The six-pack muscle, the rectus abdominals gets all the attention, and rightly so. When your diet is dialed in and you’re strong and lean, the six-pack is the center of the attention. But the two muscles on either side of your rectus abs called the oblique muscles are either an afterthought and are trained with side planks and Pallof presses or are totally forgotten about.

Often referred to as the love handle muscles, the obliques not only look good but have important benefits for your health and performance. Here we’ll dive into the oblique muscles anatomy and function, the benefits of training them, and 3 sneaky strength exercises that will strengthen this important muscle.


The oblique muscles are comprised of two main muscles: the internal and external obliques. They’re beside your six-pack muscles and run from the hips to the rib cage. The external oblique starts from the external surfaces of ribs 5-12 and inserts the Linea alba, pubic tubercle, and anterior half of the iliac crest around the pelvis.

The internal obliques run directly under the external obliques, and the muscle fibers travel perpendicular to each other. Internal obliques originate from the Inguinal ligament, Iliac crest, and the Lumbodorsal (back) fascia and insert on Linea alba, Pectineal Line of Pubis, and ribs 10-12.

The external and internal oblique function both bilaterally and unilaterally. But for our purposes, think of the obliques as a single muscle.

The oblique muscles three primary functions are:

  • Lateral flexion
  • Rotation
  • Spinal Flexion

They play a role in creating intra-abdominal pressure which is when you take a deep breath in and tighten your core area before deadlifting or squatting. This action braces your spine to protect it from the compressive and shear loads placed upon it by the barbell. Doing so allows you to handle the heavier load with less injury risk.

But the obliques make their money by protecting your lower back from rotation known as anti-rotation.


Yes, having sleek love handles is amazing but there are a few important benefits of paying attention to your oblique muscles.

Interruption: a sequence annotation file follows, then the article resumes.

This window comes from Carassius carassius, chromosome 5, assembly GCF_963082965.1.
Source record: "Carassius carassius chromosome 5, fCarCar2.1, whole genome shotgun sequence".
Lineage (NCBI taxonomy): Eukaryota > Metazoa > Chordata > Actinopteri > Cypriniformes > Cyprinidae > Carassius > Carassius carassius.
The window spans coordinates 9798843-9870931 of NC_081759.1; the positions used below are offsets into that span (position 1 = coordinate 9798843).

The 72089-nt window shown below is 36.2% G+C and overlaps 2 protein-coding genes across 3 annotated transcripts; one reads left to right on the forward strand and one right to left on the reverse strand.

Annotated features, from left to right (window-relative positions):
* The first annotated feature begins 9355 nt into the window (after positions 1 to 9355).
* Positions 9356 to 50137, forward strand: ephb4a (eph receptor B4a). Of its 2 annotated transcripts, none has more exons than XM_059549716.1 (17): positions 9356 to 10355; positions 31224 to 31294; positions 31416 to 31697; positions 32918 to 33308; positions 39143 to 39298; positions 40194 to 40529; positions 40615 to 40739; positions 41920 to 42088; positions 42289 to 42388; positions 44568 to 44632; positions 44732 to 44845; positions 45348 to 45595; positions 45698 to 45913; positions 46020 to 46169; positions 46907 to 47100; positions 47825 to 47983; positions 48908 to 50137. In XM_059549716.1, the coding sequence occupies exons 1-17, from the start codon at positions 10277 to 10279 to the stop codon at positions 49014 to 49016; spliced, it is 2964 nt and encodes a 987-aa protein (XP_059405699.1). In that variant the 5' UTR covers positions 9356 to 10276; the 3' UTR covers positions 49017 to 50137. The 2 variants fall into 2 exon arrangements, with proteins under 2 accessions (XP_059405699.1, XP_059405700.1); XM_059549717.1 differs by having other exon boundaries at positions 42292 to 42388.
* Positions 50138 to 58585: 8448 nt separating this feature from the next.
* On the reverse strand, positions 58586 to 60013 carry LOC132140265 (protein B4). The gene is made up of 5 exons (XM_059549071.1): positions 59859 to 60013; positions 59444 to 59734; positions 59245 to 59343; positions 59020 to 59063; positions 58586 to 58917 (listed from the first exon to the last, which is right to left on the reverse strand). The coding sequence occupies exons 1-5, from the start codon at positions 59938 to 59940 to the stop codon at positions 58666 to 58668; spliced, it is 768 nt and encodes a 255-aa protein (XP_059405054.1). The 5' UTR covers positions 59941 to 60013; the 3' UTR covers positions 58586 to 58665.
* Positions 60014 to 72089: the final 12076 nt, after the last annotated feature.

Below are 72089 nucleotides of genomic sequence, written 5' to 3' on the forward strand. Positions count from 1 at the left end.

• Helps to Reduce Lower-Back Pain: Low back pain sucks and if you’re serious about lifting, you should be doing everything in your power to reduce your chances of this. Because the obliques are attached to the spine, their strength, and length can take the pressure off your vertebrae, discs, and other neighboring muscles to reduce your chances of suffering from a sore back.
  • Improved Posture: Most muscles that attach to the spine play a role in good posture. If your obliques and other core muscles are too weak to support the spine, other muscles like the hip flexors and erector spinae muscles have to pick up the slack. This may result in posterior pelvic tilt and poor posture. Better to rectify this by training your obliques and sitting up straighter.
  • Better Balance: If you wobble from side to side excessively when you walk, bend over, or stand, weak obliques may be the reason. As lateral flexion is one of the oblique functions, anti-lateral flexion is where the obliques come in. The stronger your obliques, the steadier you will be on your feet, therefore improving your balance and stability.
  • Improved Center of Power: The core’s main job is to prevent movement so you can transfer power from your lower to the upper body without any ‘energy leaks’ from your mid-section. Strong obliques prevent lateral flexion and rotation so you can change direction better, run faster, lift stronger, and throw balls hard and fast without getting injured.


Side planks and Pallof press are great oblique exercises but when you’re looking to add strength and muscle and haven’t time for direct core training give these 3 exercises a shot.


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